Leela Naidu

Leela Naidu, actress & Miss India 1954, was born to a Swiss-French mother & Indian father. Perhaps best known for her role in Yeh Raaste Hain Pyar Ke, she starred in films of very different cinematographic styles, from Merchant Ivory Productions, ‘The Householder’ to Hrishikesh Mukherjee’s, ‘Anuradha.’

This is a cute little article that she wrote for Filmfare in 1966:

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My Disappearance…

After a very long hiatus, of five or so months, I’m back. One thing that I may not have mentioned is that I’m a full time student which is why I’ve haven’t posted in a long time. I do, however, vow that from now on, I will not neglect this blog again as I do have high hopes for it. I’ll resume posting my tidbits very shortly &, as mentioned previously, if you have absolutely any requests – I will do my very best to accommodate them!

ChicNanda

Tidbits from Filmfare continued…

Nutan – A day at the Studio

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The set that I reported on was re-erected for the second time for reasons unknown to me. It was a 7 a.m. shift and I was asked to report with make-up at 8-30 a.m. Knowing the way the schedule is kept, I was ready by 9-30 a.m. and went to the set to find people hanging around. I made myself comfortable in a chair and opened the book I had brought to read.

Five minutes later the trolley planks were brought. A character-artiste who takes half an hour for make-up had still not arrived – my shot was with him.

After the trolley had been laid it was discovered from the stills that the shelves on the wall had not been fixed correctly according to the continuity. So the studio carpenter was asked to make new ones. For this, the ones already up had to be removed and the wall patched up and repainted. This done, flood-light was thrown on the wet wall for the paint to dry. (The continuity of the set was supposed to have been checked the previous night.)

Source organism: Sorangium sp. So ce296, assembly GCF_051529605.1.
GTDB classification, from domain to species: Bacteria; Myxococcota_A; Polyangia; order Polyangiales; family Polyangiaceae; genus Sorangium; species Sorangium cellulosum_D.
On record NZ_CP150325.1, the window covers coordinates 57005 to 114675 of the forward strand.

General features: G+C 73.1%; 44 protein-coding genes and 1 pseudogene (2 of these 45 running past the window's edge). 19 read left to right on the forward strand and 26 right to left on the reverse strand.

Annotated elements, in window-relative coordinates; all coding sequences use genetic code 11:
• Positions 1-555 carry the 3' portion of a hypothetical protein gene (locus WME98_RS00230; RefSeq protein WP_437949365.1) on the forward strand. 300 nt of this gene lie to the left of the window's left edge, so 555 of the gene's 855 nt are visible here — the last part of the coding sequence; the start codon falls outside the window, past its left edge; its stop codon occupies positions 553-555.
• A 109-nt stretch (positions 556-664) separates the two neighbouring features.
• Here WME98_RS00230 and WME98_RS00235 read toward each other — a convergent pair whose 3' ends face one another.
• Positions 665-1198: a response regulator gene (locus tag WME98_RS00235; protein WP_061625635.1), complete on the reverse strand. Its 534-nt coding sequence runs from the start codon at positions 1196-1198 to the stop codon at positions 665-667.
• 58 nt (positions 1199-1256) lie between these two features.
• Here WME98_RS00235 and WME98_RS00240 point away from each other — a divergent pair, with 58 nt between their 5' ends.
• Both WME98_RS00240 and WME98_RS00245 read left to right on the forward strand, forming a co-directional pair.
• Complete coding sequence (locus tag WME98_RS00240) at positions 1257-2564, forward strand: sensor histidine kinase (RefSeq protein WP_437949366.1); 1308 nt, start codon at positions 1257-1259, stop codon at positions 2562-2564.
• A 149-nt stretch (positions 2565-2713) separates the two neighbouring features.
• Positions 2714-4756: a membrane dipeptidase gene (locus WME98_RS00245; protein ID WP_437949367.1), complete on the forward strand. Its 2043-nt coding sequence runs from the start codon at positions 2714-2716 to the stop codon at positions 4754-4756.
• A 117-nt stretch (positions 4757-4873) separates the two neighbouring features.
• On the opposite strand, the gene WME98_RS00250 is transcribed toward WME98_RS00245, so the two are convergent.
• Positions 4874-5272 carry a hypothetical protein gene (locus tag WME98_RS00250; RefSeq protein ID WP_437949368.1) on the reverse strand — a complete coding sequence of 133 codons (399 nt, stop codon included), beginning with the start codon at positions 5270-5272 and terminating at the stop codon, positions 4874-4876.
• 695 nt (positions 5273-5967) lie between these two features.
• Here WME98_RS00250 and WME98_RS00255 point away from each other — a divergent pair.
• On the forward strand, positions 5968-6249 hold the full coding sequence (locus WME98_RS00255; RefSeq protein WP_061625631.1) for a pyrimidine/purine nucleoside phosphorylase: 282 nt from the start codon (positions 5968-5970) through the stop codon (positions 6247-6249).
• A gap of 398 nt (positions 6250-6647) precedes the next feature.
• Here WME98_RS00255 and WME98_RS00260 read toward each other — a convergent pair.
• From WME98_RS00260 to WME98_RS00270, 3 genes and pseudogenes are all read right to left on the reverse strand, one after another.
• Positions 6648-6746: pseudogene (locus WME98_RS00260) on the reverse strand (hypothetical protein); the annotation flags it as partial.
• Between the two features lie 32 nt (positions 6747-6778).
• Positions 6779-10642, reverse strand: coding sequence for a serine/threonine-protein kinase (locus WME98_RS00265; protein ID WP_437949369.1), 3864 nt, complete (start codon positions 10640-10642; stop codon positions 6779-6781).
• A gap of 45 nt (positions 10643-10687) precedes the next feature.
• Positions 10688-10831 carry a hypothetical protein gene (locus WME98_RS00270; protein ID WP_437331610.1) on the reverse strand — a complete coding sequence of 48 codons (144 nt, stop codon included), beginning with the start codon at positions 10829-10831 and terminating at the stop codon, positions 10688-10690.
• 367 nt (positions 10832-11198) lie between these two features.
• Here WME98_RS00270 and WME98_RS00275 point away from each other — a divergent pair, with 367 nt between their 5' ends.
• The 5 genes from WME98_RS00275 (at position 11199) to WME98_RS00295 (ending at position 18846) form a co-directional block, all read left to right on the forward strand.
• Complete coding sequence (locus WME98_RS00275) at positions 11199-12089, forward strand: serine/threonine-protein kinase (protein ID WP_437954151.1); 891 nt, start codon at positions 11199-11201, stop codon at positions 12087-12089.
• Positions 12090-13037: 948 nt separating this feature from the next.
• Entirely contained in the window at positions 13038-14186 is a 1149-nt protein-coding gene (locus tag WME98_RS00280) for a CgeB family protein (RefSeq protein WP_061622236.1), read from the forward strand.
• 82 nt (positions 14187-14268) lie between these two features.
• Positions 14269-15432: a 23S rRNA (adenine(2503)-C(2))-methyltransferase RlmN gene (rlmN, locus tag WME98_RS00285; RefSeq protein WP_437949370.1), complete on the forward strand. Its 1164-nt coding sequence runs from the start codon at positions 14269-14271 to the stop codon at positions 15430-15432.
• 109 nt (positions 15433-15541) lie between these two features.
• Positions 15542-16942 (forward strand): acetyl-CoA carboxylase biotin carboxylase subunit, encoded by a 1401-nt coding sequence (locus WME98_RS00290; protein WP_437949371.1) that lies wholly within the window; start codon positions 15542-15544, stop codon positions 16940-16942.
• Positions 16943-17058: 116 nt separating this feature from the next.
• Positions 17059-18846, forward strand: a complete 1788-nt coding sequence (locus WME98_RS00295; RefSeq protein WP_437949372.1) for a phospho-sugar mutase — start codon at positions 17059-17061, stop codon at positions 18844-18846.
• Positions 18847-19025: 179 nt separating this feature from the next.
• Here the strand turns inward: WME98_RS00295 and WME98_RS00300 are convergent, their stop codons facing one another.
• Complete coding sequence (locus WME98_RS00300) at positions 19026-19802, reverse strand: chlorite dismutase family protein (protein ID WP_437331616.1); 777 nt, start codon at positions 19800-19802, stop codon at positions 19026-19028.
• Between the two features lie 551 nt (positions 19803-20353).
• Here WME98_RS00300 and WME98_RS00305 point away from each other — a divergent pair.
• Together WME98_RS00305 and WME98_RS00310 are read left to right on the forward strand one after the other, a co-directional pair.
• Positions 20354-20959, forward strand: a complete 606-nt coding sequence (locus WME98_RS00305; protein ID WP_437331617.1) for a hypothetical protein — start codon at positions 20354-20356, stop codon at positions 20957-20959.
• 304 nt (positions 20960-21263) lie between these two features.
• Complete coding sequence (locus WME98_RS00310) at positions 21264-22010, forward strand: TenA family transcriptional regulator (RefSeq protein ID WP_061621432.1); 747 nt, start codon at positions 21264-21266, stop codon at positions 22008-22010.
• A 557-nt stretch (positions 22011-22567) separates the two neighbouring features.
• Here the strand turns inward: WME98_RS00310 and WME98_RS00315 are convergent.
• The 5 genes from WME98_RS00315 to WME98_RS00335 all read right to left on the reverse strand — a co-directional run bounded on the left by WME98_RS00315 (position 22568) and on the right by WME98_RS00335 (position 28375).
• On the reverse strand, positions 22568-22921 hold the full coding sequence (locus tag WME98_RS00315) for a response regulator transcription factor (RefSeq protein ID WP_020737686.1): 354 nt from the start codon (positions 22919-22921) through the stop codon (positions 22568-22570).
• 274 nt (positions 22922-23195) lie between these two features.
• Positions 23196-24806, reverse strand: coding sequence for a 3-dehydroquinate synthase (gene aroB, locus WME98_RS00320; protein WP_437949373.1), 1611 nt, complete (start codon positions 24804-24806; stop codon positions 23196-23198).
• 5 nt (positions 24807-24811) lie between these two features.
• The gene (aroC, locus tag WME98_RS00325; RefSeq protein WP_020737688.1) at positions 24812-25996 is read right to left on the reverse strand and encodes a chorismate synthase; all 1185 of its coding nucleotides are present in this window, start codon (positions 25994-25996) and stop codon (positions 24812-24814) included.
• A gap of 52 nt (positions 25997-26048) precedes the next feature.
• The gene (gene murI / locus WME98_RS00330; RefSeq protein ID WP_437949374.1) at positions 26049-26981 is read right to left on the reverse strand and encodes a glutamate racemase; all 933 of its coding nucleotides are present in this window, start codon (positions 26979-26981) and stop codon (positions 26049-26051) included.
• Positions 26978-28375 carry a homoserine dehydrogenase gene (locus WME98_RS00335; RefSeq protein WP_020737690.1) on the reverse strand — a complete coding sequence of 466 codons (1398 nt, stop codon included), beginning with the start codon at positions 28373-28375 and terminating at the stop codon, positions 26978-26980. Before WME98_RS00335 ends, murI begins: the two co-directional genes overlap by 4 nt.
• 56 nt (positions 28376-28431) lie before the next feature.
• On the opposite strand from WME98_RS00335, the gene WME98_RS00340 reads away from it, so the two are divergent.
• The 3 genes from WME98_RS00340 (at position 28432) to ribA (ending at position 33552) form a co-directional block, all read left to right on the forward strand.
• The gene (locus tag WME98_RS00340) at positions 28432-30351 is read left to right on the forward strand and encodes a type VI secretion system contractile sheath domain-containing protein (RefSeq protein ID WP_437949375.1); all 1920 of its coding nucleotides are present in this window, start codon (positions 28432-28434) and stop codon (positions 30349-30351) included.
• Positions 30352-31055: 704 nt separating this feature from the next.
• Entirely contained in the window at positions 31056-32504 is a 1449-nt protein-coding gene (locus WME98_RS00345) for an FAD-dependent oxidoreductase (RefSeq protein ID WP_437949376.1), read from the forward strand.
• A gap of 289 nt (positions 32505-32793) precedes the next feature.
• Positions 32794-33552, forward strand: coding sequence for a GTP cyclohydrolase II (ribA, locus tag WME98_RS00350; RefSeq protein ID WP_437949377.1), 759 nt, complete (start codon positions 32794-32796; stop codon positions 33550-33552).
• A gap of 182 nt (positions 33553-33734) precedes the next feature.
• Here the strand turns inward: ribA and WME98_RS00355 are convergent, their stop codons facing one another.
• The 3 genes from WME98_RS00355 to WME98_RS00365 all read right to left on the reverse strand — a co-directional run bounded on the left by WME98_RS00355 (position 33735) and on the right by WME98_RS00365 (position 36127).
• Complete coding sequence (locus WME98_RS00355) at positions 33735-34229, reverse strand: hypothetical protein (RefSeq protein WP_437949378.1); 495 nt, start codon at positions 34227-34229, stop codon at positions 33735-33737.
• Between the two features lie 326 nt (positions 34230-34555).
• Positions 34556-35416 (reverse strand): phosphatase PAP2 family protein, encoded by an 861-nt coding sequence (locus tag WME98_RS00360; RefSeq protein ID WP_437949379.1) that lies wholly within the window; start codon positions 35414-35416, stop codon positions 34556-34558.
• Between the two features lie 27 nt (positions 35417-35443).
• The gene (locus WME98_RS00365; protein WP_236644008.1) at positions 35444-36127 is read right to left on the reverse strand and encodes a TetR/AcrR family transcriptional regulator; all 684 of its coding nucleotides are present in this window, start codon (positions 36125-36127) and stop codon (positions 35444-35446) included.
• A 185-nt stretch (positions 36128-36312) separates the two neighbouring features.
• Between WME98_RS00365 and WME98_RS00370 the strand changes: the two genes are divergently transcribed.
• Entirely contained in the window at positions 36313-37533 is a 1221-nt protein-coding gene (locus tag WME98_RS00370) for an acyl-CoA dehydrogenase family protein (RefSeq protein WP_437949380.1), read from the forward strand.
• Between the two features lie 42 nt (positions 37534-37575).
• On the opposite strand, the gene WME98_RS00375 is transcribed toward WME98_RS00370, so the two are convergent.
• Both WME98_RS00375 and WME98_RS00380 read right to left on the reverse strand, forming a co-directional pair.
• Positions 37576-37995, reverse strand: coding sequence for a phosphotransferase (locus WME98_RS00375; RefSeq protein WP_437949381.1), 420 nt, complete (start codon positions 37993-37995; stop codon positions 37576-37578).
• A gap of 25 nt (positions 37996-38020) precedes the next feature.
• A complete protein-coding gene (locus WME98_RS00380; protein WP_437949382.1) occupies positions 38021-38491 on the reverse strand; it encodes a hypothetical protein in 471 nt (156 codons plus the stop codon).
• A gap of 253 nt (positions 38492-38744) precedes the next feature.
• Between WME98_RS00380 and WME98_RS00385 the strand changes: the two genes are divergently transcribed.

I reclined more comfortably in my chair and put my feet up on a stool but could not decide which to enjoy more, the book or the goings on!

The wall, the shelves and the background lighting seemed to be ready by 11-15 a.m. but now the scene was being re-written! The dialogue writer was absent and so the assistant director was writing the dialogue. I saw the character-artiste walking towards the set with make-up at 11.45 a.m. (wise man!). It was now learnt that a junior artiste booked for the day and required for the first shot with me was not there. Excuse: the supplier failed. So another one was looked for and ultimately found. Now some small property which was required for the scene was being brought in. The director was said to have been annoyed but was found amusing himself by re-writing the script.

At 12 noon the cameraman was called to do the lighting of the artistes. Suddenly somebody shouted for a pair of glasses for the junior artiste. Ten minutes later they were on his nose and I stretched out of my chair to start my day’s work at 12-10 p.m. After the first couple of rehearsals it was decided that I add the name of the character I was talking to, at the end of a sentence – but nobody remembered what the name was! (This might sound like an exaggeration but, believe me, it isn’t.) It was spoken earlier in a previous scene taken on the last set but to go and check it from the rushes, they thought, would involve a lot of time and so it was decided that I speak the name which the assistant director seemed to feel was correct. I could see the producer keeping his fingers crossed! This shot was taken by 12-40 p.m. and another one by 1-30 p.m. We now broke up for lunch.

I was recalled at 3-15 p.m. for a close-up and found that no shot had been taken before this. The shot was O.K. and another one from an opposite angle was arranged and taken. The camera was shifted again to the position of the first shot and I discovered that that was being retaken because the cameraman forgot to provide the highlight. It was 4 p.m. now and the day’s schedule was over. We normally finish at 6-30 p.m. but this is what you call quick work.

The Dutts’ Party